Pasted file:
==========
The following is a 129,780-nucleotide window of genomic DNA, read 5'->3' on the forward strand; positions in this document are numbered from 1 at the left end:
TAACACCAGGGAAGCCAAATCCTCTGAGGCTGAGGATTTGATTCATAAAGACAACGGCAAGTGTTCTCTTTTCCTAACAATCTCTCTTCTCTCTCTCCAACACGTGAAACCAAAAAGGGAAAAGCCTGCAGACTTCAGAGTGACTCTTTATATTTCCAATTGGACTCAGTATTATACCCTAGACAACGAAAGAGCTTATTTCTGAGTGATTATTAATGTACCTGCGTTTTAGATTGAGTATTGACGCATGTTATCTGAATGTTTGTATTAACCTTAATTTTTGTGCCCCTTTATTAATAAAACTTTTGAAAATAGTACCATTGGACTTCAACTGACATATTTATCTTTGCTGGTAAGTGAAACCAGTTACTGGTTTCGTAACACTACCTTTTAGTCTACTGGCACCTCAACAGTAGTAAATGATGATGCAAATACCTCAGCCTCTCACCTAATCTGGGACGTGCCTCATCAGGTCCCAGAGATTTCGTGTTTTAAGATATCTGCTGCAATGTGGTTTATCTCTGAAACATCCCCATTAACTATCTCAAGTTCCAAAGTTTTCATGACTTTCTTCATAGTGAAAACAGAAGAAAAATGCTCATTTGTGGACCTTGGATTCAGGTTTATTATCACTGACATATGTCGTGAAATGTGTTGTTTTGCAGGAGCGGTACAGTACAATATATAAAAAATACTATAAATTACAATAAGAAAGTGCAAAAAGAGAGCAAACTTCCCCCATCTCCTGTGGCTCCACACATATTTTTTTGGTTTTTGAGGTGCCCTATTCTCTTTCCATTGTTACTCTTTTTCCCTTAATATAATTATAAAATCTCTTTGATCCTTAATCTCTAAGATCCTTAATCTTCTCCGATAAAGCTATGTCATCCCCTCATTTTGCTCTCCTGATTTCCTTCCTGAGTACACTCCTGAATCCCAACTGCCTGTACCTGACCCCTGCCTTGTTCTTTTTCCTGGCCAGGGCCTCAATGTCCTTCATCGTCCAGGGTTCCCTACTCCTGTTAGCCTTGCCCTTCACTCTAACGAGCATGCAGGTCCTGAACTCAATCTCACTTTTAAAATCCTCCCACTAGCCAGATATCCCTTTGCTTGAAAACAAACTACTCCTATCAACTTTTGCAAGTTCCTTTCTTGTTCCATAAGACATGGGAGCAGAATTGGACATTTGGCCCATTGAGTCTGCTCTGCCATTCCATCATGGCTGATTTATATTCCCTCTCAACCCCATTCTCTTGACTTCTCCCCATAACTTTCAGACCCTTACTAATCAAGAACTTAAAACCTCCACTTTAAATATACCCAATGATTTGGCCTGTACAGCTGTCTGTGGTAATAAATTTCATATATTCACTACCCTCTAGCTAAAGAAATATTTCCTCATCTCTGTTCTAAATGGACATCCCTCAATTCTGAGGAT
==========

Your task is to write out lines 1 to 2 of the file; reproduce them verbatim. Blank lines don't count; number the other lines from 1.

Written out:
The following is a 129,780-nucleotide window of genomic DNA, read 5'->3' on the forward strand; positions in this document are numbered from 1 at the left end:
TAACACCAGGGAAGCCAAATCCTCTGAGGCTGAGGATTTGATTCATAAAGACAACGGCAAGTGTTCTCTTTTCCTAACAATCTCTCTTCTCTCTCTCCAACACGTGAAACCAAAAAGGGAAAAGCCTGCAGACTTCAGAGTGACTCTTTATATTTCCAATTGGACTCAGTATTATACCCTAGACAACGAAAGAGCTTATTTCTGAGTGATTATTAATGTACCTGCGTTTTAGATTGAGTATTGACGCATGTTATCTGAATGTTTGTATTAACCTTAATTTTTGTGCCCCTTTATTAATAAAACTTTTGAAAATAGTACCATTGGACTTCAACTGACATATTTATCTTTGCTGGTAAGTGAAACCAGTTACTGGTTTCGTAACACTACCTTTTAGTCTACTGGCACCTCAACAGTAGTAAATGATGATGCAAATACCTCAGCCTCTCACCTAATCTGGGACGTGCCTCATCAGGTCCCAGAGATTTCGTGTTTTAAGATATCTGCTGCAATGTGGTTTATCTCTGAAACATCCCCATTAACTATCTCAAGTTCCAAAGTTTTCATGACTTTCTTCATAGTGAAAACAGAAGAAAAATGCTCATTTGTGGACCTTGGATTCAGGTTTATTATCACTGACATATGTCGTGAAATGTGTTGTTTTGCAGGAGCGGTACAGTACAATATATAAAAAATACTATAAATTACAATAAGAAAGTGCAAAAAGAGAGCAAACTTCCCCCATCTCCTGTGGCTCCACACATATTTTTTTGGTTTTTGAGGTGCCCTATTCTCTTTCCATTGTTACTCTTTTTCCCTTAATATAATTATAAAATCTCTTTGATCCTTAATCTCTAAGATCCTTAATCTTCTCCGATAAAGCTATGTCATCCCCTCATTTTGCTCTCCTGATTTCCTTCCTGAGTACACTCCTGAATCCCAACTGCCTGTACCTGACCCCTGCCTTGTTCTTTTTCCTGGCCAGGGCCTCAATGTCCTTCATCGTCCAGGGTTCCCTACTCCTGTTAGCCTTGCCCTTCACTCTAACGAGCATGCAGGTCCTGAACTCAATCTCACTTTTAAAATCCTCCCACTAGCCAGATATCCCTTTGCTTGAAAACAAACTACTCCTATCAACTTTTGCAAGTTCCTTTCTTGTTCCATAAGACATGGGAGCAGAATTGGACATTTGGCCCATTGAGTCTGCTCTGCCATTCCATCATGGCTGATTTATATTCCCTCTCAACCCCATTCTCTTGACTTCTCCCCATAACTTTCAGACCCTTACTAATCAAGAACTTAAAACCTCCACTTTAAATATACCCAATGATTTGGCCTGTACAGCTGTCTGTGGTAATAAATTTCATATATTCACTACCCTCTAGCTAAAGAAATATTTCCTCATCTCTGTTCTAAATGGACATCCCTCAATTCTGAGGAT